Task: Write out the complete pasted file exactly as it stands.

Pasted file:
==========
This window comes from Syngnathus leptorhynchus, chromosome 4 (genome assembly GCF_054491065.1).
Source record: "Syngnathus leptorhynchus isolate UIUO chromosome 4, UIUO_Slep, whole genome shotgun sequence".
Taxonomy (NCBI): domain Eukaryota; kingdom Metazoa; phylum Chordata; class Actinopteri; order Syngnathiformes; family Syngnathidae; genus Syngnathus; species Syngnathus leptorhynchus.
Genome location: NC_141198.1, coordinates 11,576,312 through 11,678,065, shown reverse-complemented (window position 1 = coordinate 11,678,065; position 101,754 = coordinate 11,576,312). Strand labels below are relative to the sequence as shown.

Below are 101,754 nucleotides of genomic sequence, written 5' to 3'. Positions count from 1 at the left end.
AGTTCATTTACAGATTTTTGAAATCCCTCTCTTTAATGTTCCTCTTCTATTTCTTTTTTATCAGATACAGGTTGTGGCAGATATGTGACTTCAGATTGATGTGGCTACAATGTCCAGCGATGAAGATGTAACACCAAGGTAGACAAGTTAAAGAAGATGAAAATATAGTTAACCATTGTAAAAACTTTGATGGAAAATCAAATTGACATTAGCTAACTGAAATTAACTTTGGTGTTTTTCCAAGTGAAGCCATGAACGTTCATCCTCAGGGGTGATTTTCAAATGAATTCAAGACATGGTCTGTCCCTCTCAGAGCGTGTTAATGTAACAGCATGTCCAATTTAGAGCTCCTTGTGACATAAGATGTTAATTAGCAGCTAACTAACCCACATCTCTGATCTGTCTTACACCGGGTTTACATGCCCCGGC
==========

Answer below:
This window comes from Syngnathus leptorhynchus, chromosome 4 (genome assembly GCF_054491065.1).
Source record: "Syngnathus leptorhynchus isolate UIUO chromosome 4, UIUO_Slep, whole genome shotgun sequence".
Taxonomy (NCBI): domain Eukaryota; kingdom Metazoa; phylum Chordata; class Actinopteri; order Syngnathiformes; family Syngnathidae; genus Syngnathus; species Syngnathus leptorhynchus.
Genome location: NC_141198.1, coordinates 11,576,312 through 11,678,065, shown reverse-complemented (window position 1 = coordinate 11,678,065; position 101,754 = coordinate 11,576,312). Strand labels below are relative to the sequence as shown.

Below are 101,754 nucleotides of genomic sequence, written 5' to 3'. Positions count from 1 at the left end.
AGTTCATTTACAGATTTTTGAAATCCCTCTCTTTAATGTTCCTCTTCTATTTCTTTTTTATCAGATACAGGTTGTGGCAGATATGTGACTTCAGATTGATGTGGCTACAATGTCCAGCGATGAAGATGTAACACCAAGGTAGACAAGTTAAAGAAGATGAAAATATAGTTAACCATTGTAAAAACTTTGATGGAAAATCAAATTGACATTAGCTAACTGAAATTAACTTTGGTGTTTTTCCAAGTGAAGCCATGAACGTTCATCCTCAGGGGTGATTTTCAAATGAATTCAAGACATGGTCTGTCCCTCTCAGAGCGTGTTAATGTAACAGCATGTCCAATTTAGAGCTCCTTGTGACATAAGATGTTAATTAGCAGCTAACTAACCCACATCTCTGATCTGTCTTACACCGGGTTTACATGCCCCGGC